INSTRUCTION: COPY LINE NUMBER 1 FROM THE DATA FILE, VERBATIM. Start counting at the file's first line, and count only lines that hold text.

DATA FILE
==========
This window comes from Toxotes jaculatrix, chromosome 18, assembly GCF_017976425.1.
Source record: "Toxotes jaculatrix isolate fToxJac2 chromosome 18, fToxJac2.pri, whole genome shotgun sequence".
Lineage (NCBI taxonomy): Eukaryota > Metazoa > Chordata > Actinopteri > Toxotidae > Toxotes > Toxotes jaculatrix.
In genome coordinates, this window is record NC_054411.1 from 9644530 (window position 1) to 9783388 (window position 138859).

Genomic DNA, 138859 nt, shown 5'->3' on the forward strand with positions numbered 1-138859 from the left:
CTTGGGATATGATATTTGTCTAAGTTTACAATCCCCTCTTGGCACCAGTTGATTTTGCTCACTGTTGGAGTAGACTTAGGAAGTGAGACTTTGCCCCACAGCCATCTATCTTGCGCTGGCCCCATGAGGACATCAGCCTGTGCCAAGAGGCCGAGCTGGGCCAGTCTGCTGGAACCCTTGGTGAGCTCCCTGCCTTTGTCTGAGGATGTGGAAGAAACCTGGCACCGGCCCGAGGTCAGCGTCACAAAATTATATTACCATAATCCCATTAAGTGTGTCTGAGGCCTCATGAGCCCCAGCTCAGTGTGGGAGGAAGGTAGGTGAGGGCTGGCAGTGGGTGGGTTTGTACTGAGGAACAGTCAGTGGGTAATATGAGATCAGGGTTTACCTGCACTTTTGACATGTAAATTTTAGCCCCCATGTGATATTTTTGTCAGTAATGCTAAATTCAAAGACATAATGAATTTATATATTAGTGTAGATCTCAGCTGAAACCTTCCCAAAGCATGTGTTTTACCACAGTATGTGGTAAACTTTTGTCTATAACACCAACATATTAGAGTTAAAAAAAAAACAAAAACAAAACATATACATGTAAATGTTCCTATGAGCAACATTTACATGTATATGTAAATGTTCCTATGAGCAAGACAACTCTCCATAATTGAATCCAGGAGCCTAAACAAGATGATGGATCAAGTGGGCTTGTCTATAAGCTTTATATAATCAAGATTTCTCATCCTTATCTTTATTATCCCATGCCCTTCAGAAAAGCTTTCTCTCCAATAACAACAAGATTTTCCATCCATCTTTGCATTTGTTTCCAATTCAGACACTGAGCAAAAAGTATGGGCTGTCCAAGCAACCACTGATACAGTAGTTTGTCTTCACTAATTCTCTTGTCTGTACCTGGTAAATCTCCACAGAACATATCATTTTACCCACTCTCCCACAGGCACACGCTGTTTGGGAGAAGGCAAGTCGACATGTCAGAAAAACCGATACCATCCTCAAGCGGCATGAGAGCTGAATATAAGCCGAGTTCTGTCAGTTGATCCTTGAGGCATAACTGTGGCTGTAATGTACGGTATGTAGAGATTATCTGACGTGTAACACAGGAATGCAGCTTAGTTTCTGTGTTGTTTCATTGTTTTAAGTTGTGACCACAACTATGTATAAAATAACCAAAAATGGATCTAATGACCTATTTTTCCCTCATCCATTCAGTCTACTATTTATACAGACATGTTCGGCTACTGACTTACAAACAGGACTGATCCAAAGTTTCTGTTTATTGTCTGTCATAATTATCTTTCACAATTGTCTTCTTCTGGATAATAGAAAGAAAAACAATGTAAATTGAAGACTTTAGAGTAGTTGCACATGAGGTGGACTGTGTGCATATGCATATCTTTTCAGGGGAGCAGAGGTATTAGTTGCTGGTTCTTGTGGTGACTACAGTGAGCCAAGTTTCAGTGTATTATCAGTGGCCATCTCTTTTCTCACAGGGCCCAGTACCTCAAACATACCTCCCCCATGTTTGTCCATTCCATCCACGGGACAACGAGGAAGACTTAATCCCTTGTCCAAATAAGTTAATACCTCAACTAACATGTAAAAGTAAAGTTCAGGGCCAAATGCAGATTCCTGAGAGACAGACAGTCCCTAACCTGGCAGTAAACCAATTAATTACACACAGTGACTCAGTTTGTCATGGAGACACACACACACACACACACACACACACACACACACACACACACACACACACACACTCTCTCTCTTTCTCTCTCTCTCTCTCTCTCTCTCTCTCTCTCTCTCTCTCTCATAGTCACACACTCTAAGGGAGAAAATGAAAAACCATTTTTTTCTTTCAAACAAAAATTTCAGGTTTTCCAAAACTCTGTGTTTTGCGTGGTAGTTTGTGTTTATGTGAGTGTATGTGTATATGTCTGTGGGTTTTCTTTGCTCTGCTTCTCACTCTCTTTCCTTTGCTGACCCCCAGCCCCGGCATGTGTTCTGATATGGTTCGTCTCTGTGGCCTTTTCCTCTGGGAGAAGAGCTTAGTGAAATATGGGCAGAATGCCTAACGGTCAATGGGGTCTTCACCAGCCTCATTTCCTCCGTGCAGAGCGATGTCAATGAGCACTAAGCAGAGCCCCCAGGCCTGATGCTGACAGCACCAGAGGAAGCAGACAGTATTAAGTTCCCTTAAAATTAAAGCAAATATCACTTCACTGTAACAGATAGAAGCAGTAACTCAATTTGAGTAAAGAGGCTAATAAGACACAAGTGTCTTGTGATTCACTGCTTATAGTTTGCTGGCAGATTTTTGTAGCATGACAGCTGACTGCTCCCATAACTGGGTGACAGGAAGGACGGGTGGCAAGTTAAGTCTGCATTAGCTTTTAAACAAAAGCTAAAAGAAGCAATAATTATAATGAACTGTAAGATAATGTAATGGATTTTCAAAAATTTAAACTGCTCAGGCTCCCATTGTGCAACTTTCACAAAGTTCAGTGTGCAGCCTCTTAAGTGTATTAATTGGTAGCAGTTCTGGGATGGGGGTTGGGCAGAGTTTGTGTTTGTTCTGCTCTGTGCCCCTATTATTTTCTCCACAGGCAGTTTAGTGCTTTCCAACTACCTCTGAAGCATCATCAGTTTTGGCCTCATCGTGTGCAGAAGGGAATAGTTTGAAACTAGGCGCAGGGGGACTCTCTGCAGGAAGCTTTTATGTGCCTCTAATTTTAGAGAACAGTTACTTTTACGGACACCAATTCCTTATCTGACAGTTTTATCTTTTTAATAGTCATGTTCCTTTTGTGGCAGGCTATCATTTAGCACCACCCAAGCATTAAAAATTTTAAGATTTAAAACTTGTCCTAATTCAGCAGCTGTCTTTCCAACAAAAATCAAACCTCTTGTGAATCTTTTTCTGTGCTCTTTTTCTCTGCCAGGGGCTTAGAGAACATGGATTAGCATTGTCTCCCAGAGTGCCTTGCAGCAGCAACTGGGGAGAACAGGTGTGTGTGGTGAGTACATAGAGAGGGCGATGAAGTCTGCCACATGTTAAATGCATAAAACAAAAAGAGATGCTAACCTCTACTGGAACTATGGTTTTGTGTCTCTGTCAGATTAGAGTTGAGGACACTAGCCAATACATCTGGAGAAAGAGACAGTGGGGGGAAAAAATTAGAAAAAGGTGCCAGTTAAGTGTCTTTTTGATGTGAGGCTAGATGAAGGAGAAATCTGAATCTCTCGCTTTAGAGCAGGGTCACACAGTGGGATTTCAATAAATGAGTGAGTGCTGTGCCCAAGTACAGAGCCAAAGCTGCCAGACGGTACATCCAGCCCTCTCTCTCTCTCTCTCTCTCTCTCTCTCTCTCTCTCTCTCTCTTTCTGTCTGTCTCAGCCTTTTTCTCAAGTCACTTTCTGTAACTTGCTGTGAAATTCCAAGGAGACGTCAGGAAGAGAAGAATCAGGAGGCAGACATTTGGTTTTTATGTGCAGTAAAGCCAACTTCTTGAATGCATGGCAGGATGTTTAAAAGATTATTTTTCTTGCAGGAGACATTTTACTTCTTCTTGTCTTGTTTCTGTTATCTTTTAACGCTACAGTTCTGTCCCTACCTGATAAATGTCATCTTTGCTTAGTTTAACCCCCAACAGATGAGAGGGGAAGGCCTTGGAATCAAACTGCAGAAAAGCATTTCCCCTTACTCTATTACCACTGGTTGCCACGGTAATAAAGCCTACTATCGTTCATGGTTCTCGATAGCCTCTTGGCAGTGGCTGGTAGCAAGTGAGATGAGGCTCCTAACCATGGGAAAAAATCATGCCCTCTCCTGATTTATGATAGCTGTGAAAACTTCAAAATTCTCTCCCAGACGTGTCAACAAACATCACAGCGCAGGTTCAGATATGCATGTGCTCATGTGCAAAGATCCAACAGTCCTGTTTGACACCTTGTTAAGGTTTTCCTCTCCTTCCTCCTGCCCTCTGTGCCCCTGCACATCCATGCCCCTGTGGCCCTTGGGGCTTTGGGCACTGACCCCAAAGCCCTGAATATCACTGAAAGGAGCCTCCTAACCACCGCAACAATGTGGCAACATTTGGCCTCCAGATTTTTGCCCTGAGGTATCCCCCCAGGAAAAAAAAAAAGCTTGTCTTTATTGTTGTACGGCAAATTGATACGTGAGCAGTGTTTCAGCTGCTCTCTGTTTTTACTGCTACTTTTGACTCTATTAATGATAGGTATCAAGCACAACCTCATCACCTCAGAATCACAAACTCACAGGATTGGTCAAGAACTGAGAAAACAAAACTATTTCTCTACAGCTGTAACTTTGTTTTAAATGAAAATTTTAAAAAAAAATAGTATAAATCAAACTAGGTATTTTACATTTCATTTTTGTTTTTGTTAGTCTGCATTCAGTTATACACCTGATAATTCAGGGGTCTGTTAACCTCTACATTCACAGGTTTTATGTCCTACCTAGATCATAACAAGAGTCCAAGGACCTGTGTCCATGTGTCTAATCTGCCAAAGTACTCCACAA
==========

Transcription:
This window comes from Toxotes jaculatrix, chromosome 18, assembly GCF_017976425.1.